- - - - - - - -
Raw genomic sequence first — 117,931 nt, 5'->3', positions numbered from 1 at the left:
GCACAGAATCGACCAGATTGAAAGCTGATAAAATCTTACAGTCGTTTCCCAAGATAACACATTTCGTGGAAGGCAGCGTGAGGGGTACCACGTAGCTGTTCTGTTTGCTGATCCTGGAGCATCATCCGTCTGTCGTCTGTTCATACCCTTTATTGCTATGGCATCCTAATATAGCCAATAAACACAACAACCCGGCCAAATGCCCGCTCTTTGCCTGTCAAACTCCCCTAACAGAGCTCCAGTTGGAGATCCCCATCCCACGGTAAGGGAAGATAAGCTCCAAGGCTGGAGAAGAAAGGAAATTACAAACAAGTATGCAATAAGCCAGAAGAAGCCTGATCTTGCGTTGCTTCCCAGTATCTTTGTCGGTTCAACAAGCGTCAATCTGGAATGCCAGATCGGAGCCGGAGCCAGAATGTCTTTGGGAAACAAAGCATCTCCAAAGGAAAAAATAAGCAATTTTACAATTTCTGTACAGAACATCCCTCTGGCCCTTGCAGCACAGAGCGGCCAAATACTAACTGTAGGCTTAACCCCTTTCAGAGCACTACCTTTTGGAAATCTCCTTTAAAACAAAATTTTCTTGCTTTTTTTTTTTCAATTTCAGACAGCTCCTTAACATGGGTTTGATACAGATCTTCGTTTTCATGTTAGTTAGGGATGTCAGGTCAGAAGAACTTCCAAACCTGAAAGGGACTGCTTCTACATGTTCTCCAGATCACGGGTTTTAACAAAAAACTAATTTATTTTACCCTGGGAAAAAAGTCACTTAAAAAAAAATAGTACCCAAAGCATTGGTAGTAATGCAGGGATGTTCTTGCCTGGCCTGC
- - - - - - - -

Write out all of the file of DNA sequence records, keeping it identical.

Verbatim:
Raw genomic sequence first — 117,931 nt, 5'->3', positions numbered from 1 at the left:
GCACAGAATCGACCAGATTGAAAGCTGATAAAATCTTACAGTCGTTTCCCAAGATAACACATTTCGTGGAAGGCAGCGTGAGGGGTACCACGTAGCTGTTCTGTTTGCTGATCCTGGAGCATCATCCGTCTGTCGTCTGTTCATACCCTTTATTGCTATGGCATCCTAATATAGCCAATAAACACAACAACCCGGCCAAATGCCCGCTCTTTGCCTGTCAAACTCCCCTAACAGAGCTCCAGTTGGAGATCCCCATCCCACGGTAAGGGAAGATAAGCTCCAAGGCTGGAGAAGAAAGGAAATTACAAACAAGTATGCAATAAGCCAGAAGAAGCCTGATCTTGCGTTGCTTCCCAGTATCTTTGTCGGTTCAACAAGCGTCAATCTGGAATGCCAGATCGGAGCCGGAGCCAGAATGTCTTTGGGAAACAAAGCATCTCCAAAGGAAAAAATAAGCAATTTTACAATTTCTGTACAGAACATCCCTCTGGCCCTTGCAGCACAGAGCGGCCAAATACTAACTGTAGGCTTAACCCCTTTCAGAGCACTACCTTTTGGAAATCTCCTTTAAAACAAAATTTTCTTGCTTTTTTTTTTTCAATTTCAGACAGCTCCTTAACATGGGTTTGATACAGATCTTCGTTTTCATGTTAGTTAGGGATGTCAGGTCAGAAGAACTTCCAAACCTGAAAGGGACTGCTTCTACATGTTCTCCAGATCACGGGTTTTAACAAAAAACTAATTTATTTTACCCTGGGAAAAAAGTCACTTAAAAAAAAATAGTACCCAAAGCATTGGTAGTAATGCAGGGATGTTCTTGCCTGGCCTGC